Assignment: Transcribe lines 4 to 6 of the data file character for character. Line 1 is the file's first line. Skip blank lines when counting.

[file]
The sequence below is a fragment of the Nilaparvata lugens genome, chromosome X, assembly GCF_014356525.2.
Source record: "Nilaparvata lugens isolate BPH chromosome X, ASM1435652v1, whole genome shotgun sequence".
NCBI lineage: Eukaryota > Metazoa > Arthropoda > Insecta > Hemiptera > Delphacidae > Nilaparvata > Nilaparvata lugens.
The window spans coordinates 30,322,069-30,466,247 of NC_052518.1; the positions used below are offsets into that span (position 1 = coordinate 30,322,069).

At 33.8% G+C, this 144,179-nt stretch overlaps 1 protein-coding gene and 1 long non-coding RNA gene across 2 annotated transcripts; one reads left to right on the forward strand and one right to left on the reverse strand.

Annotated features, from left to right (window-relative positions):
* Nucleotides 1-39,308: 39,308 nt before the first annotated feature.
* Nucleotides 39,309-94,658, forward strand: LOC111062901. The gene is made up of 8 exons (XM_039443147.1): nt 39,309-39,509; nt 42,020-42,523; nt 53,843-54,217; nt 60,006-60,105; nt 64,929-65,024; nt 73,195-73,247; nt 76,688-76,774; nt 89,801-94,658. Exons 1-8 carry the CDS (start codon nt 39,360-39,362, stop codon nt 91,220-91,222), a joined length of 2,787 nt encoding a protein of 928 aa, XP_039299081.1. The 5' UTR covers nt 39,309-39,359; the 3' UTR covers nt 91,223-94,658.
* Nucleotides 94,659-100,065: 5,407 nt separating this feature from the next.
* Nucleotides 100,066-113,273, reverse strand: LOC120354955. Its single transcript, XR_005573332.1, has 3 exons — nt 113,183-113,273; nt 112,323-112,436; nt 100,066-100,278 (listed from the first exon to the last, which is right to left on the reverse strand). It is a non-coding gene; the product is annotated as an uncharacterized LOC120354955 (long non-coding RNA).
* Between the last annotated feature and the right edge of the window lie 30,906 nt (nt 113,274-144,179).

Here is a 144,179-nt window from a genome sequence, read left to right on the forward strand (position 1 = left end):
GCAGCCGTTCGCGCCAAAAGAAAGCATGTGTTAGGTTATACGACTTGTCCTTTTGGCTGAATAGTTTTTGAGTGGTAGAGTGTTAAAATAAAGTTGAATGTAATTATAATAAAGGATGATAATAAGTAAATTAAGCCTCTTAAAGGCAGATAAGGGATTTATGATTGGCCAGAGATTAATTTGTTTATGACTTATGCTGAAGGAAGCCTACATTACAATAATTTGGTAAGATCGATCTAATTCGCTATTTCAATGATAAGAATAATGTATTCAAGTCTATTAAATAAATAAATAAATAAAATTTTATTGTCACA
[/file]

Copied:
The window spans coordinates 30,322,069-30,466,247 of NC_052518.1; the positions used below are offsets into that span (position 1 = coordinate 30,322,069).

At 33.8% G+C, this 144,179-nt stretch overlaps 1 protein-coding gene and 1 long non-coding RNA gene across 2 annotated transcripts; one reads left to right on the forward strand and one right to left on the reverse strand.

Annotated features, from left to right (window-relative positions):